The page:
Building and Demolition Permits
A building or
permit is one of the first steps to be taken when planning an
addition. The municipality keeps a record of permits and the
associated plans to use for community planning, taxation, but most
importantly emergency planning and access.
The building inspector carries out an inspection of
addition to ensure that it meets the standards set out by the Ontario
Building Codes, municipal bylaws, fire codes, and health
regulations. Three inspections usually occur as the building
Rough in-at this point the building
is just a frame with a roof. Windows and doors should be
installed, but no insulation or drywall. This provides the
inspector with full access to electrical and plumbing
systems. Electrical service and wiring is installed, but no
fixtures. The plumbing system will be installed, but no
fixtures. The plumbing system will need to be pressure tested
before further work can commence.
Completion-The addition must be
inspected prior to habitation.
inspection is to ensure that any deficiencies or commissions to the
original plans have been addressed and brought up to code.
Each municipality has its own by-laws regarding
additions. Your local building inspector or contractor will be
able to provide information on:
- obtaining permission from neighbours
- minimum/maximum size requirements
- demolition permits (if you are removing
removing an existing structure)
- distances from lot lines or waterfront
- health inspections (when adding
substantially to the
home or increasing the number bedrooms)
- plumbing permits and approved plumbers
- required distances from well and septic
- access to town provided water and sewage
The cost of a
generally based on the square footage of the proposed addition,
averaging out to about $0.35 per square foot. Most municipalities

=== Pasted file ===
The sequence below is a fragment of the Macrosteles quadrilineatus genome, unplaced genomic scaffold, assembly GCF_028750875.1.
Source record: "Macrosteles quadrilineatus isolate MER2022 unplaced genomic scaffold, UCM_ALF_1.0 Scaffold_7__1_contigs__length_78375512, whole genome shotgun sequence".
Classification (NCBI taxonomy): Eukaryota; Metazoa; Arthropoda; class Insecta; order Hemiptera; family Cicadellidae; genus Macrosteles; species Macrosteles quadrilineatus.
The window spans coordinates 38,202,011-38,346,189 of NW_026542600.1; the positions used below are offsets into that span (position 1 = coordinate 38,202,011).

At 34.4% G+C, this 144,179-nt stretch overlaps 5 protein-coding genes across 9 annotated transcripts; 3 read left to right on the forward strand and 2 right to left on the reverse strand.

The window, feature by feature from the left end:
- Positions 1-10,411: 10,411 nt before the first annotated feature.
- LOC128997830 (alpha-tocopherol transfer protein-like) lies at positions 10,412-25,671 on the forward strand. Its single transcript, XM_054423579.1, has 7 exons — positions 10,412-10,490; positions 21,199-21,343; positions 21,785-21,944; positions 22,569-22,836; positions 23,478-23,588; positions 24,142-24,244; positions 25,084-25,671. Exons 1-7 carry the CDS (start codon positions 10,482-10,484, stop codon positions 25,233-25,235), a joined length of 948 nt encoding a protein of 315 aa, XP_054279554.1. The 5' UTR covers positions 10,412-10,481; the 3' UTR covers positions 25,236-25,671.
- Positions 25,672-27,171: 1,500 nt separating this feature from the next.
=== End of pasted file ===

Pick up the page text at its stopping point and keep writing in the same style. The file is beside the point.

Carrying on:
have a ceiling on the cost of permits. Failing to obtain a permit
prior to the start of work can mean work stoppages, demolition or
removal of the building, and fines.
and sizes of
additions require a health inspection to be carried out prior to
building. This is essentially to determine if the existing septic
system will be large enough for the requirements of the new
addition. This helps to prevent system overloads which can lead
to early failure of the septic system as well as messy backups that can
damage foundations and interiors. It also helps to protect future
owners from costly upgrades when the use of the home changes.
any foundation is to support a structure. Instability in this
support can lead to damage to the supported and attached structures and
discomfort to the occupants.
The foundation types most recommended for
generally consisted of concrete footings poured below the frost
line. Drainage tile is laid outside the foundation and tied into
the main drain for the home. The foundation walls are then
attached to the footings and tied into the existing foundation walls as
it is built up to the desired height. Since the height is usually
level with the height of the main floor, the depth of the basement may
vary from 5' to 10'. A height of 24" or more above surrounding
ground level is best to prevent snow build up and runoff from seeping
through the plate and walls of the addition.
Insulating the exterior of the foundation with
Styrofoam serves a dual purpose. It helps to keep out the
external cold/heat and retains internal heat such as ground heat and
radiant heat from underfloor ducting. Leaving heat ducts exposed
this area warms the space and keeps floors comfortable.
Special consideration needs to be given to
that will house bathrooms and kitchens. Additional heat ducts may
be needed to prevent pipes from freezing.
Footing components for all foundations must be
feet below ground level. This reduces the possibility that the
footing will sink and cause damage. This is particularly
as the foundation, walls, and roof are tied to the existing
structure. Boggy soils may require an adjustment to the
concrete used to pour the footings to improve the strength.
building and plumbing permits in your area, please contact the
municipal office or the building inspector.